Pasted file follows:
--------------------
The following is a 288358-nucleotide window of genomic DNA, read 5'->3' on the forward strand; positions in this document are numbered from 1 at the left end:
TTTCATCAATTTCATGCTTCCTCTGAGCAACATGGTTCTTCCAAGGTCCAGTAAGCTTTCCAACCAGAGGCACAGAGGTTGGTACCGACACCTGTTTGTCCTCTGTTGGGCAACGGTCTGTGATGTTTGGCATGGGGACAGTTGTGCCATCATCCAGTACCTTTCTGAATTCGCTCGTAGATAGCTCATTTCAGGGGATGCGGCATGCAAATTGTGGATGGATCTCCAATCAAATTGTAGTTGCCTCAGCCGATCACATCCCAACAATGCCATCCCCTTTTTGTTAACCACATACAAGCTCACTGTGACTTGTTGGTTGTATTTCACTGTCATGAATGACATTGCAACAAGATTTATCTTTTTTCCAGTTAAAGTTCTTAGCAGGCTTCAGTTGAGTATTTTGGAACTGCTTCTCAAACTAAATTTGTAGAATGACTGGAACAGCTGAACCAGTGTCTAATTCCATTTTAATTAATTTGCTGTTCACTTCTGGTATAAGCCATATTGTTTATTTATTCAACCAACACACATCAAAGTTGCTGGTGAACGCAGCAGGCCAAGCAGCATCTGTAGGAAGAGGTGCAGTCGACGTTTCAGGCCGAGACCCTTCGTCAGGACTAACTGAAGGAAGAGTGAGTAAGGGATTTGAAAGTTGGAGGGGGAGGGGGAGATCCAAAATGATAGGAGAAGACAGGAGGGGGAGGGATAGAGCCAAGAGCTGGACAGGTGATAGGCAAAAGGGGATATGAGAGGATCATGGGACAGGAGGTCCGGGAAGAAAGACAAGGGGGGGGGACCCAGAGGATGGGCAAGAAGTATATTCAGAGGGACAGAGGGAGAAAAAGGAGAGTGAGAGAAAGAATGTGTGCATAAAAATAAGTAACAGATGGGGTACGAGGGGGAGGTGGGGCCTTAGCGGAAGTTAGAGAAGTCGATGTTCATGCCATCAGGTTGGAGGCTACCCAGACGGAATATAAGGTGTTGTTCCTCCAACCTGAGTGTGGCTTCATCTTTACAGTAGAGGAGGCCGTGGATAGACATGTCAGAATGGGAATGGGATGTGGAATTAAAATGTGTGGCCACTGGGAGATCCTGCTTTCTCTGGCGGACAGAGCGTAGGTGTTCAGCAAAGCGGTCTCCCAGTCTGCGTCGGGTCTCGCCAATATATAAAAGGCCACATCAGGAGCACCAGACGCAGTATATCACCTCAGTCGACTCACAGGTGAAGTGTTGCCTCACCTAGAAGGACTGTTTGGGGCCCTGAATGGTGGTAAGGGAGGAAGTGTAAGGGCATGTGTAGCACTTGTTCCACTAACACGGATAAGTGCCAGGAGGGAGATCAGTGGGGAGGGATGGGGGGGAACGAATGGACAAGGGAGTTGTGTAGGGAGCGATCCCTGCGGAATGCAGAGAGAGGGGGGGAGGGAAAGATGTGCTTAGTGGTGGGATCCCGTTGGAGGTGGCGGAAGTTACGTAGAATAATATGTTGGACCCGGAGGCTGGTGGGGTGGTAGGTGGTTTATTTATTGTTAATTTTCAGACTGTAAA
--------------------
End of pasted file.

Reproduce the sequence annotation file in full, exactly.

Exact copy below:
The following is a 288358-nucleotide window of genomic DNA, read 5'->3' on the forward strand; positions in this document are numbered from 1 at the left end:
TTTCATCAATTTCATGCTTCCTCTGAGCAACATGGTTCTTCCAAGGTCCAGTAAGCTTTCCAACCAGAGGCACAGAGGTTGGTACCGACACCTGTTTGTCCTCTGTTGGGCAACGGTCTGTGATGTTTGGCATGGGGACAGTTGTGCCATCATCCAGTACCTTTCTGAATTCGCTCGTAGATAGCTCATTTCAGGGGATGCGGCATGCAAATTGTGGATGGATCTCCAATCAAATTGTAGTTGCCTCAGCCGATCACATCCCAACAATGCCATCCCCTTTTTGTTAACCACATACAAGCTCACTGTGACTTGTTGGTTGTATTTCACTGTCATGAATGACATTGCAACAAGATTTATCTTTTTTCCAGTTAAAGTTCTTAGCAGGCTTCAGTTGAGTATTTTGGAACTGCTTCTCAAACTAAATTTGTAGAATGACTGGAACAGCTGAACCAGTGTCTAATTCCATTTTAATTAATTTGCTGTTCACTTCTGGTATAAGCCATATTGTTTATTTATTCAACCAACACACATCAAAGTTGCTGGTGAACGCAGCAGGCCAAGCAGCATCTGTAGGAAGAGGTGCAGTCGACGTTTCAGGCCGAGACCCTTCGTCAGGACTAACTGAAGGAAGAGTGAGTAAGGGATTTGAAAGTTGGAGGGGGAGGGGGAGATCCAAAATGATAGGAGAAGACAGGAGGGGGAGGGATAGAGCCAAGAGCTGGACAGGTGATAGGCAAAAGGGGATATGAGAGGATCATGGGACAGGAGGTCCGGGAAGAAAGACAAGGGGGGGGGACCCAGAGGATGGGCAAGAAGTATATTCAGAGGGACAGAGGGAGAAAAAGGAGAGTGAGAGAAAGAATGTGTGCATAAAAATAAGTAACAGATGGGGTACGAGGGGGAGGTGGGGCCTTAGCGGAAGTTAGAGAAGTCGATGTTCATGCCATCAGGTTGGAGGCTACCCAGACGGAATATAAGGTGTTGTTCCTCCAACCTGAGTGTGGCTTCATCTTTACAGTAGAGGAGGCCGTGGATAGACATGTCAGAATGGGAATGGGATGTGGAATTAAAATGTGTGGCCACTGGGAGATCCTGCTTTCTCTGGCGGACAGAGCGTAGGTGTTCAGCAAAGCGGTCTCCCAGTCTGCGTCGGGTCTCGCCAATATATAAAAGGCCACATCAGGAGCACCAGACGCAGTATATCACCTCAGTCGACTCACAGGTGAAGTGTTGCCTCACCTAGAAGGACTGTTTGGGGCCCTGAATGGTGGTAAGGGAGGAAGTGTAAGGGCATGTGTAGCACTTGTTCCACTAACACGGATAAGTGCCAGGAGGGAGATCAGTGGGGAGGGATGGGGGGGAACGAATGGACAAGGGAGTTGTGTAGGGAGCGATCCCTGCGGAATGCAGAGAGAGGGGGGGAGGGAAAGATGTGCTTAGTGGTGGGATCCCGTTGGAGGTGGCGGAAGTTACGTAGAATAATATGTTGGACCCGGAGGCTGGTGGGGTGGTAGGTGGTTTATTTATTGTTAATTTTCAGACTGTAAA